Environmental Regulations and Corporate Strategy: A NAFTA Perspective

By Alan Rugman; John Kirton et al. | Go to book overview
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One important comparative point is that the institutional capacity of the EU to consider the legality of trade-restricting environmental regulation in a legally binding permanent supranational institution, reveals important differences in the two systems. For example, the European system makes adjudication of such disputes easier in the sense that a large part of the political element is removed and the focus is purely legal, rather than political, as is the case when ad hoc panels are established at the behest of national governments. Accordingly, the Ontario beer case found its solution beyond the legal dispute settlement mechanisms within North America.

In the Matter of. Puerto Rico Regulations on the Import, Distribution and Sale of U.H.T. Milk from Quebec, USA-93-1807-01, 3 June 1993. Ultra-high temperature (hereinafter UHT) milk is produced by heating milk to 138° Celsius for a minimum of two seconds. The milk is then cooled and packaged in hermetically sealed boxes. UHT milk has a shelf life of between six and twelve months at room temperature.
The FTA (and subsequently NAFTA) established a number of committees, subcommittees, and technical working groups to facilitate the implementation of trade commitments.
Interview with Agriculture Canada official, 22 May 1997.
Part of the reason this process was so time-consuming was that the UHT milk from Quebec issue had been tied to the larger issue of trade in fluid milk between Canada and the United States. The resolution arrived at by Canada and the United States included: (1) a declaration of equivalency for UHT milk from Quebec, and (2) an equivalency process for all fluid milk shipped between the United States and Canada. From a trade law perspective, it is highly questionable whether these two issues should have been tied for their resolution. Interview with Agriculture Canada official, 22 May 1997.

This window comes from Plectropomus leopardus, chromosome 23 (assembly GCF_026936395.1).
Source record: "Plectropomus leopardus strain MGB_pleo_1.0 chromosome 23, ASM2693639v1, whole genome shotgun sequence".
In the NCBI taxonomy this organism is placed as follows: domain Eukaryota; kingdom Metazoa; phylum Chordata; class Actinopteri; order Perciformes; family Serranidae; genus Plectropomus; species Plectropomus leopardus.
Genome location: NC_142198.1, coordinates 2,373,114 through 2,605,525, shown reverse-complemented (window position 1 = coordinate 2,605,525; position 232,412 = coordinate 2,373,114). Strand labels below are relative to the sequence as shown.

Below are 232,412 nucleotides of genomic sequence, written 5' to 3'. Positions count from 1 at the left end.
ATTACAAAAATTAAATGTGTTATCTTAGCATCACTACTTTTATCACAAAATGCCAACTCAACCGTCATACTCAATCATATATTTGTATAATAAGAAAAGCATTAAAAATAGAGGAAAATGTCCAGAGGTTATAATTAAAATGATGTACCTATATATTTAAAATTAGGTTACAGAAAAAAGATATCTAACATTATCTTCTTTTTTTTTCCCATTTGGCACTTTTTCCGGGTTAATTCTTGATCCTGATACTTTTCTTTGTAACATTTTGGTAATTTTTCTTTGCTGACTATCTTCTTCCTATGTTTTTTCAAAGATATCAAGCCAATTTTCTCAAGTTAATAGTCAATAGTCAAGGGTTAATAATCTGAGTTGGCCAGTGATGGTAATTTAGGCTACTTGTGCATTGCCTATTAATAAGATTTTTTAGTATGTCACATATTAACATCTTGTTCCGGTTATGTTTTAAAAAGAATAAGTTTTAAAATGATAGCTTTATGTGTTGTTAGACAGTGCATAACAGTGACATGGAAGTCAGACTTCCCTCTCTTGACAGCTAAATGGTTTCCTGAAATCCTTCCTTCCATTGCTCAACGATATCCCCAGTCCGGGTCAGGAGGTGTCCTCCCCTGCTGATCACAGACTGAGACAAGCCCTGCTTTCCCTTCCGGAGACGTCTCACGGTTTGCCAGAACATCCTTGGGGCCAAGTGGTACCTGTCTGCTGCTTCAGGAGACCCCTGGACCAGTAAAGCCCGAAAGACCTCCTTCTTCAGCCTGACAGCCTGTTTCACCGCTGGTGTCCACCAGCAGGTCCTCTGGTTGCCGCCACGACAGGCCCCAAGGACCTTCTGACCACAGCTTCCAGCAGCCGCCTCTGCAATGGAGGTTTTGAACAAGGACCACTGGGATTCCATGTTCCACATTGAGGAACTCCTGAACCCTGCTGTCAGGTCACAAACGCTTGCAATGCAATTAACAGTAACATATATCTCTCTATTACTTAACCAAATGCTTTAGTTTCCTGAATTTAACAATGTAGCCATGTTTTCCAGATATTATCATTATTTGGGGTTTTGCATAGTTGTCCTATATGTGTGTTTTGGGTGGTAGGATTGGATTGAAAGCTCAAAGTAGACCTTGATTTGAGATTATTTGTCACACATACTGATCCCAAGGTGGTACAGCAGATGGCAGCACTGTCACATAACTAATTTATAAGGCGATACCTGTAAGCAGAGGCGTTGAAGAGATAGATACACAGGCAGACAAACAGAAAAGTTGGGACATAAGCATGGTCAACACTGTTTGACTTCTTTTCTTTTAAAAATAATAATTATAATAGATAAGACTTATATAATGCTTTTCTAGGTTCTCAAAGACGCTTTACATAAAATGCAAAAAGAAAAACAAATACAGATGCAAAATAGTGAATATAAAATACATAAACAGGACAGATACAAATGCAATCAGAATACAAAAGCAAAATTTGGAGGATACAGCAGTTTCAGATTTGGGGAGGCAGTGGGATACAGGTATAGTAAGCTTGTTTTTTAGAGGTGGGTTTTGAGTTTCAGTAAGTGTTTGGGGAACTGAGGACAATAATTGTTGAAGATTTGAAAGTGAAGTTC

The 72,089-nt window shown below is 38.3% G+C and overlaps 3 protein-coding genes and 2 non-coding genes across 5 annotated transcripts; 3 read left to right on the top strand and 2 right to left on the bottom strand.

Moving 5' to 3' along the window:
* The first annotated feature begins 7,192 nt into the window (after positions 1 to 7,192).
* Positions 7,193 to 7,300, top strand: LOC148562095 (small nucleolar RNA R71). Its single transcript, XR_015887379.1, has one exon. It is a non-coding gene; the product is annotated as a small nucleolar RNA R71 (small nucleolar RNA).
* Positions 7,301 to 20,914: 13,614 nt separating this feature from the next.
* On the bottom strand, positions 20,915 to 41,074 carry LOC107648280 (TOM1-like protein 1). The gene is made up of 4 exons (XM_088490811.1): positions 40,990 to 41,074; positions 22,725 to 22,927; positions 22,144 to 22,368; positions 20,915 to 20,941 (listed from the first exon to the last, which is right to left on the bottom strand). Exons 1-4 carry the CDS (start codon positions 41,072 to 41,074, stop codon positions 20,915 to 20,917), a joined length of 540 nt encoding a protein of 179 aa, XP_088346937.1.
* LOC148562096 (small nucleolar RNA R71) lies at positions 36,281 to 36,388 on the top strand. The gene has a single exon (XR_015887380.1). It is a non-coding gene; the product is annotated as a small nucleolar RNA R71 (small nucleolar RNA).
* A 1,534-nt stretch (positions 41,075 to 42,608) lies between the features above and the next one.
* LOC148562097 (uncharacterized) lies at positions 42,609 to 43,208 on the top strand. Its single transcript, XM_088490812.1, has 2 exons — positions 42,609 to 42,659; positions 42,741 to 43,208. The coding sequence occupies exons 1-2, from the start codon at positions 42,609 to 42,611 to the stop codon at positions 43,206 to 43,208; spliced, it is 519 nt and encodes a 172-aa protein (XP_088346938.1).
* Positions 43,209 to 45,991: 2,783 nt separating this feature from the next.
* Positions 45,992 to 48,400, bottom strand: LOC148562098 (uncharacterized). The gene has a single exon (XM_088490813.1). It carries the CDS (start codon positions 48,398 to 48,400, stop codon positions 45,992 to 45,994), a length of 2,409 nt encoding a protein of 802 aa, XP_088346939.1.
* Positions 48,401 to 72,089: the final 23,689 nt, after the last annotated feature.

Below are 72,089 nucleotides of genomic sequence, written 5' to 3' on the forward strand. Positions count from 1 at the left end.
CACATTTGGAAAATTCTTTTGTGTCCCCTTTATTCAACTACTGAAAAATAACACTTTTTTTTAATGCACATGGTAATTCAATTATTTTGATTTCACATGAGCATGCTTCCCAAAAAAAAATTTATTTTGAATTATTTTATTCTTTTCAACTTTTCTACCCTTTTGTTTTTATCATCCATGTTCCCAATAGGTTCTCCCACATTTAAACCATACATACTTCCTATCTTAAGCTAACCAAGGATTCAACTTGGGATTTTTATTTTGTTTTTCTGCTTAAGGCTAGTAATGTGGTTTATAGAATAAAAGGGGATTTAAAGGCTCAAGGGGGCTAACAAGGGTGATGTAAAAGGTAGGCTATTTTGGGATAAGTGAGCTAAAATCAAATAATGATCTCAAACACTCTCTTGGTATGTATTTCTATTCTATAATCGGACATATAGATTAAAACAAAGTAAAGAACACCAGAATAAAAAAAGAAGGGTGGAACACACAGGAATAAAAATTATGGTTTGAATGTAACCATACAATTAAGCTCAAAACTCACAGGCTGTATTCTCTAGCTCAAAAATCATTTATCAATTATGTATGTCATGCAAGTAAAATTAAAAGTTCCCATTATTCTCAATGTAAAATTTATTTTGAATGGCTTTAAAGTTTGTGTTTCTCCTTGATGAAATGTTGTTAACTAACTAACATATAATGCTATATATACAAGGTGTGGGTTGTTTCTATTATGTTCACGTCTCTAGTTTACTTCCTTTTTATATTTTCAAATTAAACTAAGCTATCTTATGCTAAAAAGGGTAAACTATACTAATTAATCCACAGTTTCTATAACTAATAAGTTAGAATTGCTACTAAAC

Interview with Agriculture Canada official, 19 Apr. 1996.
Bill C-29, The Manganese-Based Fuel Additives Act 1996. MMT is an acronym for methylcyclopentadienyl manganese tricarbonyl.
Speech delivered by the Honourable Sergio Marchi, PC, MP, Minister of the Environment, Statement to the Senate Standing Committee on Energy, Environment and Natural Resources on Bill C-29: The Manganese-Based Fuel Additives Act, 20 Feb. 1997.
Many of the adverse health effects of MMT are believed to be similar to those of lead, such as symptoms similar to Parkinson's Disease. Although MMT does reduce vehicle emissions of nitrous oxides, it increases the emission of volatile organic compounds, one of the leading precursors to smog. See Statement of Karen Florini, Senior Attorney, Environmental Defense Fund, 10 Apr. 1996.
MMT had been banned in the United States for 17 years by the Environmental Protection Agency (EPA). The EPA ban was recently overturned on a point of administrative law so its use is no longer prohibited. However, 15 of the major US petroleum companies have voluntarily refrained from using MMT pending EPA health testing results. The State of California, a leader in emission control legislation, presently bans the use of MMT in fuel.


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